Elizabeth Cary, Viscountess Falkland



Nadine N.W. Akkerman, ‘“Reader, stand still and look, lo here I am”: Elizabeth Cary's Funeral Elegy “On the Duke of Buckingham”’, in The Literary Career and Legacy of Elizabeth Cary, 1613-1680, ed. Heather Wolfe (New York and Basingstoke, 2007), 183-200.


Life and Letters / Elizabeth Cary, Lady Falkland, ed. Heather Wolfe (Cambridge, 2001)


Autograph and Principal Manuscripts

As an author Elizabeth Cary, Viscountess Falkland (née Tanfield), is best known today for her fine play The Tragedy of Mariam, written c.1604-8 and published in 1613. A reference to this play (as well as to another unidentified play by her) in Sir John Davies's The Muses Sacrifice suggests that it had a least a limited circulation in manuscript in or before 1612, although no manuscript of it is known today.

Of her other known writings, two formal manuscript copies, probably prepared for her, survive of variant versions of her notable historical narrative of the reign of Edward II (CaE 35-36). An autograph manuscript of her translation of the Mirroir du Monde of Abraham Ortelius is also preserved (*CaE 37). Another translation, however — of the Cardinal of Perron's Replique à la Response du Serenissime Roy de la Grand Bretagne — proved far too politically controvesial a tract in 1630 and Archbishop Abbot had all printed exempla coming into England from Douai seized and burnt. Several extant exempla which escaped the fire were evidently presented by Lady Falkland herself to various friends and contain what may be her neat autograph corrections and additions (CaE 38-42). They include generally two inserted leaves bearing autograph verses by her in praise of Cardinal du Perron and a dedicatory sonnet to Queen Henrietta Maria. STC 6385 cites further printed exempla of the work (not necessarily bearing manuscript additions) in the British Library (3851.e.1), Bodleian, Marsh's Library, Dublin, and Leeds University.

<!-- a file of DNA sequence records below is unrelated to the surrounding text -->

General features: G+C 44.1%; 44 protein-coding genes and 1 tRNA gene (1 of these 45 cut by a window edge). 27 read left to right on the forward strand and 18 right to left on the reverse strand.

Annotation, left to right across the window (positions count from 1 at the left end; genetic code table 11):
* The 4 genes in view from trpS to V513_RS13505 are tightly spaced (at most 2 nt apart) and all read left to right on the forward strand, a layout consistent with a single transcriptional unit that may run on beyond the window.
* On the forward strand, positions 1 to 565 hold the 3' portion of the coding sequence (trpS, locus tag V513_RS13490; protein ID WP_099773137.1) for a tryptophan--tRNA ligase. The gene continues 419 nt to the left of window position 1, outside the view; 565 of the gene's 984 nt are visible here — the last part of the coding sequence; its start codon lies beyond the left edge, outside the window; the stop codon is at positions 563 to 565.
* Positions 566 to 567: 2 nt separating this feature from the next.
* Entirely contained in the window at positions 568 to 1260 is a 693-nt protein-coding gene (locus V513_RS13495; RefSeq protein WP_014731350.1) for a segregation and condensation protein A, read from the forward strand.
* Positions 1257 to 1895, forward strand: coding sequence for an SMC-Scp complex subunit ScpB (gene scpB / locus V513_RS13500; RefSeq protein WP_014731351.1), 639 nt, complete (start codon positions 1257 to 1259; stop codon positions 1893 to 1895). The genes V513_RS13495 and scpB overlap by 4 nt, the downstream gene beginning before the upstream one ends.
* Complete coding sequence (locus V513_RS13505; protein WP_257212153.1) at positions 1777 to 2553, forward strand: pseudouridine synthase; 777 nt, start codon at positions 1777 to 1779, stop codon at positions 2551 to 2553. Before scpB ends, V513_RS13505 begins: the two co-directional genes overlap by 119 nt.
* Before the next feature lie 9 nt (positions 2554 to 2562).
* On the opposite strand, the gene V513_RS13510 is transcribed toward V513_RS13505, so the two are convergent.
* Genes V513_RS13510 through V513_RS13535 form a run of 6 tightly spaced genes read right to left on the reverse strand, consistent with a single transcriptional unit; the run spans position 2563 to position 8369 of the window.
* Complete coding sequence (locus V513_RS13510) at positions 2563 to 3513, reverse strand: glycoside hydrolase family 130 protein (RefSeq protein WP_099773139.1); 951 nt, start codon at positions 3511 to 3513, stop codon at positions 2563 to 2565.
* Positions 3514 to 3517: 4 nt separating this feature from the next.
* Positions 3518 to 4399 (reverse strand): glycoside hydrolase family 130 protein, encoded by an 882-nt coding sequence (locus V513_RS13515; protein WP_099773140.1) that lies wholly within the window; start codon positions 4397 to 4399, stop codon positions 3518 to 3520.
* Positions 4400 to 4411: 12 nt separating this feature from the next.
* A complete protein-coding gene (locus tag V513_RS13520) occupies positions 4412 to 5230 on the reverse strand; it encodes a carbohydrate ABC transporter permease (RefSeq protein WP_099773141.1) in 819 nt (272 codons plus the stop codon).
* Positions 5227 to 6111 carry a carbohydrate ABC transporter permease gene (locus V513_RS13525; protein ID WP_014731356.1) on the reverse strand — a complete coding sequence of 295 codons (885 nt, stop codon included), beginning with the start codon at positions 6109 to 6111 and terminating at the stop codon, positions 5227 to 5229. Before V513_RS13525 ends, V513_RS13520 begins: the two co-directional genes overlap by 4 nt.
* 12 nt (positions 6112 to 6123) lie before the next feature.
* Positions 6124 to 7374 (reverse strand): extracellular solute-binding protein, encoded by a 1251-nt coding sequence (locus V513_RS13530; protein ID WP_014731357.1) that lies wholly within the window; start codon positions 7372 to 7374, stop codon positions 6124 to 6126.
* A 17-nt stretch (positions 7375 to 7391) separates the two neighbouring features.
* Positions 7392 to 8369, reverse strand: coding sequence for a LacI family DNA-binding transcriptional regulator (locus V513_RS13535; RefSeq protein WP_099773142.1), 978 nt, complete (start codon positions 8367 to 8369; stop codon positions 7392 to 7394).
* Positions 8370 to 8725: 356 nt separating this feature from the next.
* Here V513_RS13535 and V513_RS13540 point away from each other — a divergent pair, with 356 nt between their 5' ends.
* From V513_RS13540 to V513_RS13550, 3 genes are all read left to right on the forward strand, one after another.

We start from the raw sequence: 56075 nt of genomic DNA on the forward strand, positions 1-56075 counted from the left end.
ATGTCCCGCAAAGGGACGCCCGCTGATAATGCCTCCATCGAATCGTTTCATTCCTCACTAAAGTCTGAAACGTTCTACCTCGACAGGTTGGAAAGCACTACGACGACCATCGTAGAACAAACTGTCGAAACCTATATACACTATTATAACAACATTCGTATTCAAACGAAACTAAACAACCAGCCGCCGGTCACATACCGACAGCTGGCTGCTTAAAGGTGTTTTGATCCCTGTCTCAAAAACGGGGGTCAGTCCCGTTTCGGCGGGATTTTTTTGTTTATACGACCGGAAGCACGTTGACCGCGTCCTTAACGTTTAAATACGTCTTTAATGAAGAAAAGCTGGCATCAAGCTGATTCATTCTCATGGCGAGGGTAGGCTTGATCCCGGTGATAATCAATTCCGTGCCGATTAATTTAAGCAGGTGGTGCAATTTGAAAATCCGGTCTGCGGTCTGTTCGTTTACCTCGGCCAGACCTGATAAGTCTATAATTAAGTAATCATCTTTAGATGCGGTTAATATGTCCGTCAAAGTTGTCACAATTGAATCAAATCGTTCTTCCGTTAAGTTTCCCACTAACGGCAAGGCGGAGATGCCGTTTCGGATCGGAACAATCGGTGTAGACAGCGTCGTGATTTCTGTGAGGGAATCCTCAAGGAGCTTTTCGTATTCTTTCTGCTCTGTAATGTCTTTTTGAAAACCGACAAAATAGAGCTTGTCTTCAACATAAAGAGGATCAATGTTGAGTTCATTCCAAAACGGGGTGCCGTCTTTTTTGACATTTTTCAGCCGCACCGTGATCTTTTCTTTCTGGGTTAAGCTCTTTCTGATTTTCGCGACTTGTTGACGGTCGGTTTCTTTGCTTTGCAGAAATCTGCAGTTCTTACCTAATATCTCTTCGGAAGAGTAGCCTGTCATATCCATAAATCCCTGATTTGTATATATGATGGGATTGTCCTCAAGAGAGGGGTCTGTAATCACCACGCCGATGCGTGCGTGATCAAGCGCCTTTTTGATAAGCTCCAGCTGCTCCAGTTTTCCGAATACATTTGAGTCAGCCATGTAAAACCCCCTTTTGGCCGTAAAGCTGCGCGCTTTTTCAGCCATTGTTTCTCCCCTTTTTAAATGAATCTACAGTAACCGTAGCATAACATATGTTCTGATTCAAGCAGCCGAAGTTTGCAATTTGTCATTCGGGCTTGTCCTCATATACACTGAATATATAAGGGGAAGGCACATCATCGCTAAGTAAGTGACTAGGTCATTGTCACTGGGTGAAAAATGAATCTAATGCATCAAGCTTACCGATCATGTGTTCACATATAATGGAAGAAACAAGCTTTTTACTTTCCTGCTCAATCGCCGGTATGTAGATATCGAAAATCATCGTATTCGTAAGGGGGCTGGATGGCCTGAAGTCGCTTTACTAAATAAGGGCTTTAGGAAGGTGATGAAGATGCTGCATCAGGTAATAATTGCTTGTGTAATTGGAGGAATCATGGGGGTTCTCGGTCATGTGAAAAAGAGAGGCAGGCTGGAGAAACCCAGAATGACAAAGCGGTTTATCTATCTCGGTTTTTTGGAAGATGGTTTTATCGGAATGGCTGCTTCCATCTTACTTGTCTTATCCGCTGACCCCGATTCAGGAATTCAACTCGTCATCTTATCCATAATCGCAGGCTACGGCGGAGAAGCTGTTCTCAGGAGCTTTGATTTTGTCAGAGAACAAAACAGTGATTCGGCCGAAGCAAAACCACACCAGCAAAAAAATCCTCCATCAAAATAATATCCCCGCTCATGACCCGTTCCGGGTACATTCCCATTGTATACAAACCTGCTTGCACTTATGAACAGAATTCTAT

The verses associated with Lady Falkland most widely circulated in manuscript are a six-line epitaph on the assassination of the Duke of Buckingham in 1628, beginning ‘Reader stand still and see, loe, how I am’ (CaE 1-34), which is specifically attributed to her in two of the manuscript copies. The question of authorship is complicated, however, not only by the existence of occasional attributions to other writers, but also because in a number of copies the epitaph is followed by, or linked to, a 44-line elegy on Buckingham beginning ‘Yet were bidentalls sacred and the place’. This elegy was never specifically ascribed to her, but was clearly assumed by a number of copyists to be part of a single 50-line poem. A spirited argument for Lady Falkland's authorship is made by Akkerman. Given the variability of the manuscript evidence and of the nature of manuscript circulation, however, including the number of copies of the elegy as a separate poem (probably many more than are recorded here), the jury must remain out on this issue.

Her ‘Life’

Besides her own writing, Lady Falkland is also remembered especially for the major turning point in her life, which was her conversion to Roman Catholicism in 1626 — a decision which caused her considerable grief, including a spell in prison and alienation from her husband, Henry Cary, Viscount Falkland. It also led to her conversion of her six children, her four daughters all becoming Benedictine nuns at Cambrai in France. An important consequence of this was the production in the monastery, after Lady Falkland's death, of a Life of her, probably written principally by Lucy Cary (Dame Magdalena). The nuns' original manuscript of this work survives today (CaE 61), still in France, although in civil custody at Lille following confiscation during the French Revolution. It has been edited and printed several times since its rediscovery in the mid nineteenth century.

Lost Manuscripts

Among much other light on Lady Falkland shed by this Life, we also learn of the considerable corpus of other writings by her which were never published and manuscripts of which are no longer known to survive. Around 1605, for instance, ‘she writ many thinges for her private recreation, on severall subjects, and occasions, all in verse (out of wch she scarce euer writ any thinge that was not translations’ (Wolfe, p. 110). ‘Of all she then writ’, the Life continues, ‘that wch was sayd to be the best, was, the life of Tamberlaine in verse’ (Wolfe, p. 110). Also, about the time she wrote The Reply of the most Illustrious Cardinall of Perron (published 1630), ‘she writ the liues of St Mary Magdalene, St Agnes Martir, and St Elizabeth of Portingall in verse, and both before and after many verses of Our Blessed Lady...and of many other saints’ (Wolfe, p. 141). In addition, her husband's printed exemplum of The Reply ‘was found in his closet after his death [1633], all noted by him’ (Wolfe, p. 151).


Otherwise the greatest number of autograph manuscripts by Lady Falkland known to survive are fifteen letters in the National Archives, Kew (CaE 43-45, CaE 47-55, CaE 57-59). These can be supplemented by two petitions signed by her (*CaE 56 and *CaE 60) and by a copy of a sixteenth letter by her in her husband's hand (CaE 46). All these items are edited in Wolfe, as are nearly 120 other documents relating to Lady Falkland, including a number of letters by Lord Falkland.

Peter Beal